4. Specialized Knowledge

Certain Boards, Committees and Councils benefit by having one or more members with specialized knowledge. For example, the Cable Television Commission benefits by having people with knowledge of the communications industry; the Advisory Council on People with Disabilities would benefit from the experience of residents with disabilities; the Advisory Council on Youth would benefit from people who have worked with young people.

The following are the terms of office and responsibilities for members appointed to the Boards, Councils, and Committees:

BOARD OF APPEALS - (5 years - one term). Rules on appeals from zoning requirements, including setbacks; on permits for construction of swimming pools and tennis courts, and on non-conforming uses.

BOARD OF ARCHITECTURAL REVIEW - (3 years - two terms). Its basic purpose is to preserve the character and appearance of the Village. Review of all applications involving construction of buildings, or additions to, or reconstruction of existing buildings affecting the exterior appearance.

PLANNING BOARD - (5 years - one term). Advises Village Board on master planning; rules on applications for sub-division of lots, street designations, construction in wetland areas and non-residential buildings.

BOARD OF ETHICS - (5 years - one term). Possible conflicts of interest or other issues of ethics affecting Village personnel are referred to this Board by the Board of Trustees.

CABLE TELEVISION COMMISSION - (5 years - open-ended terms). Administers and monitors the Cable Franchise Agreements with the Village and encourages use of the cable access channels.

CONSERVATION ADVISORY COUNCIL - (2 years - open-ended terms). Advises the Village Board on such matters as programs, areas, facilities, public relations and other matters pertaining to conservation of the environment.

COMMITTEE FOR HISTORIC PRESERVATION - (3 years - two terms). Determines if a structure located in the Village for which a permit for demolition has been requested is a structure of historical importance.

LIBRARY BOARD - (5 years - one term). Responsible for the administrative and operating policies of the Scarsdale Public Library. Operates independently of the Village Board and selects its own President.

ADVISORY COUNCIL ON PEOPLE WITH DISABILITIES - (2 years - open-ended terms). Advises and assists the Village Board in matters of concern to residents with disabilities. Assists with programs and activities, increases public awareness of the needs of the disabled, acts as liaison with other Advisory Councils, and promotes participation in community affairs by disabled persons.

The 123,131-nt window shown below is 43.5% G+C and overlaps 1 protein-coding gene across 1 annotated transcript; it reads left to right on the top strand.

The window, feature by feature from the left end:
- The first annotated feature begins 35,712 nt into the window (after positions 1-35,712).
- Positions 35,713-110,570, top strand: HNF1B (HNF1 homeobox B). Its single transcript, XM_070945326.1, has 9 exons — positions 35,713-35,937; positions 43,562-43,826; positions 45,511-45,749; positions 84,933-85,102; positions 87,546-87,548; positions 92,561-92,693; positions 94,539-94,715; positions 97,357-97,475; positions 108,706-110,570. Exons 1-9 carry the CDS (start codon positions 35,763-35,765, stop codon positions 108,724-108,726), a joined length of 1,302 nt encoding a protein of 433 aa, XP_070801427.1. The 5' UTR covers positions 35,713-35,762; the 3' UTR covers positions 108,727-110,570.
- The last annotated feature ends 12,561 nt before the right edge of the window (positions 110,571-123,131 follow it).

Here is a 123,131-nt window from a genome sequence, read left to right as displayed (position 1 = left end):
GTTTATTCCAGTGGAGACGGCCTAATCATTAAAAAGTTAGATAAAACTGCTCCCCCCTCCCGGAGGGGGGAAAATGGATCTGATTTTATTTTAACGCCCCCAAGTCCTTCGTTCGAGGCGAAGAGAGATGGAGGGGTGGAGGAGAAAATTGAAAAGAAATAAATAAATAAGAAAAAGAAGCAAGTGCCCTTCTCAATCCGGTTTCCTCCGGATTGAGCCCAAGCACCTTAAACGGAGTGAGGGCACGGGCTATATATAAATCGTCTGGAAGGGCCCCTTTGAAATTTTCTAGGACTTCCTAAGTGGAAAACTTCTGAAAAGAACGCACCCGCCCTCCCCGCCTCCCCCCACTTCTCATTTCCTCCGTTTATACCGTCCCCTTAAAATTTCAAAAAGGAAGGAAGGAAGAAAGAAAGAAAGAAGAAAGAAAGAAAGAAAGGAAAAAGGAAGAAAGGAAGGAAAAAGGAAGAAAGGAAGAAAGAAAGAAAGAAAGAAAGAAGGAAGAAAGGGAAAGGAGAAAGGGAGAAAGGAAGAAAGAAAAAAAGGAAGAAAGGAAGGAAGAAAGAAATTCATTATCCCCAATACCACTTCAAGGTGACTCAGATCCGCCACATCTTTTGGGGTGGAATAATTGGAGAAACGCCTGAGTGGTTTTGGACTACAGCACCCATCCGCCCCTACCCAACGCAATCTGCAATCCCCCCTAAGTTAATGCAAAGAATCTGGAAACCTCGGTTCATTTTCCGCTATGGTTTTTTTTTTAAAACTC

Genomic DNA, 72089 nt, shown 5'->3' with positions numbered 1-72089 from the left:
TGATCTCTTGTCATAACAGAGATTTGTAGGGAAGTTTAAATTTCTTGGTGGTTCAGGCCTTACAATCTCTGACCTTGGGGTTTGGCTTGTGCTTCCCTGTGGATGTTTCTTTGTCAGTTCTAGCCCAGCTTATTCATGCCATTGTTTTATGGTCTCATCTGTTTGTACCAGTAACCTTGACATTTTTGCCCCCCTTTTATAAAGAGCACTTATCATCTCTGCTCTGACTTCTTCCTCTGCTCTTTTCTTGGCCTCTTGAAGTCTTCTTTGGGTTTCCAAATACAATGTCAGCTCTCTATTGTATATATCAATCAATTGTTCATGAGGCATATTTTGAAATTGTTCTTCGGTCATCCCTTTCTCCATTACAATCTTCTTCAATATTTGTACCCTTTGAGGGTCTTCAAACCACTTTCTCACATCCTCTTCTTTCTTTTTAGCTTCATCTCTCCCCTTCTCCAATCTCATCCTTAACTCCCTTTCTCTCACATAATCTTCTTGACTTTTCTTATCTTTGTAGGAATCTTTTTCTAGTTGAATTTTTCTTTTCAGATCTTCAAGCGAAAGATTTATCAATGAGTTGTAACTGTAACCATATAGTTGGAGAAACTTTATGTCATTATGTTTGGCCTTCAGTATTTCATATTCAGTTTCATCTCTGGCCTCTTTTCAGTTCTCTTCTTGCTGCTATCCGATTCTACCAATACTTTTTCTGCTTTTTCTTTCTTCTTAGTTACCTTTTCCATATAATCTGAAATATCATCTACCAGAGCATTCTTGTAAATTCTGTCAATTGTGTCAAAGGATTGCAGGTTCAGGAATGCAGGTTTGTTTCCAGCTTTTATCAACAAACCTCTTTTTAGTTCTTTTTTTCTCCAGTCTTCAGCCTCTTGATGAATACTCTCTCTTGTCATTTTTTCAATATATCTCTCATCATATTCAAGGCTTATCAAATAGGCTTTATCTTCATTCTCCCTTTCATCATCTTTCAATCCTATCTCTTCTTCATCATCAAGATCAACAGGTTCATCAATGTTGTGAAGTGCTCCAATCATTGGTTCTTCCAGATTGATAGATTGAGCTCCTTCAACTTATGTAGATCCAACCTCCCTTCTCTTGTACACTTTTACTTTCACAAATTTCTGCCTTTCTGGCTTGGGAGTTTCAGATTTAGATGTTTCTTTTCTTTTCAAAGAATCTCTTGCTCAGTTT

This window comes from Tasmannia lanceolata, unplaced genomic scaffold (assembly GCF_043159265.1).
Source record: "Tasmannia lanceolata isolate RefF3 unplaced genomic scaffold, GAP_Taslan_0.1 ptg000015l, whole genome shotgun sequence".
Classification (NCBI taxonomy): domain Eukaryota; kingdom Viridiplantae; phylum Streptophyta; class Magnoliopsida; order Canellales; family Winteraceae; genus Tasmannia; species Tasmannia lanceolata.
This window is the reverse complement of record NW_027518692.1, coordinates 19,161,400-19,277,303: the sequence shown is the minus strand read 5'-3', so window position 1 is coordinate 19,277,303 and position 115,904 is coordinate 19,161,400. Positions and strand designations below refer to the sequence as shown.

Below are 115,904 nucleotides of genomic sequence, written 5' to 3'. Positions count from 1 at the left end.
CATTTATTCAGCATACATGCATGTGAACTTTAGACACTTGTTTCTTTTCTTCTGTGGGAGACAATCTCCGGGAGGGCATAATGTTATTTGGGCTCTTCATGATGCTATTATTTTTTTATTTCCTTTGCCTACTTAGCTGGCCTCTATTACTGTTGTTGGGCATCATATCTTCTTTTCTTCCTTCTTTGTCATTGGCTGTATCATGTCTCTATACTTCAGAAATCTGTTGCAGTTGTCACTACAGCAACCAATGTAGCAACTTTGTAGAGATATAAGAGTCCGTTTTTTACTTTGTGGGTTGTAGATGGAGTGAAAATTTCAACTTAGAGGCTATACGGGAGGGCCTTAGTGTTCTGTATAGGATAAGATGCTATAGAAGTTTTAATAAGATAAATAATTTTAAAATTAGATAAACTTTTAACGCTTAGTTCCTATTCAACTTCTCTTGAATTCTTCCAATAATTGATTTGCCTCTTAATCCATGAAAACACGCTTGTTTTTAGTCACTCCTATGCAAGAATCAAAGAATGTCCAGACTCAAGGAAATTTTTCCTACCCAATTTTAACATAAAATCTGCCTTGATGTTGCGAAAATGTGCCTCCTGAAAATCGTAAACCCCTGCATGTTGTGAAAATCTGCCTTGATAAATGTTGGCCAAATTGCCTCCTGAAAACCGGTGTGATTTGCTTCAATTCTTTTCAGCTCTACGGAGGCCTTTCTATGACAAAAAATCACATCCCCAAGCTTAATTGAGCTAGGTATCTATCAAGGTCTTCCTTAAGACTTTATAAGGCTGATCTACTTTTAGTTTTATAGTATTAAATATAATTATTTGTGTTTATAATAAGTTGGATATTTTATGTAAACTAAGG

ADVISORY COUNCIL ON HUMAN RELATIONS - (2 years - open-ended terms). Considers and recommends actions at the request of the Village Board to foster mutual respect and understanding among all members of the community.

ADVISORY COUNCIL ON PARKS AND RECREATION - (2 years - open-ended terms). Promotes the recreation program in the Village and advises the Village Board on the use of Village parks for recreation and passive uses, recommends the use or non-use of all open space, and acts as a liaison between the Village Board and the community on all matters relating to recreation and parks.

ADVISORY COUNCIL ON SCARSDALE SENIOR CITIZENS - (2 years - open-ended terms). Advises and assists the Board of Trustees in all matters concerning the senior citizens of the Village of Scarsdale.

TOWN BOARD OF ASSESSMENT REVIEW - (5 years – open-ended terms). This Board reviews property tax grievances filed with respect to property tax assessments.

ADVISORY COUNCIL ON TECHNOLOGY - (2 years - open-ended terms). This Council has a broad mandate in advising the Village Board and staff on technological matters. It provides advice, explores strategic options, and develops recommendations on how the Village Board can best utilize technology, including the Internet to improve efficiencies.

ADVISORY COUNCIL ON YOUTH - (2 years - open-ended terms). Advises and assists the
Board of Trustees in responding to the needs of Scarsdale's young people and works to generate a favorable climate for growth and development of youth in the community.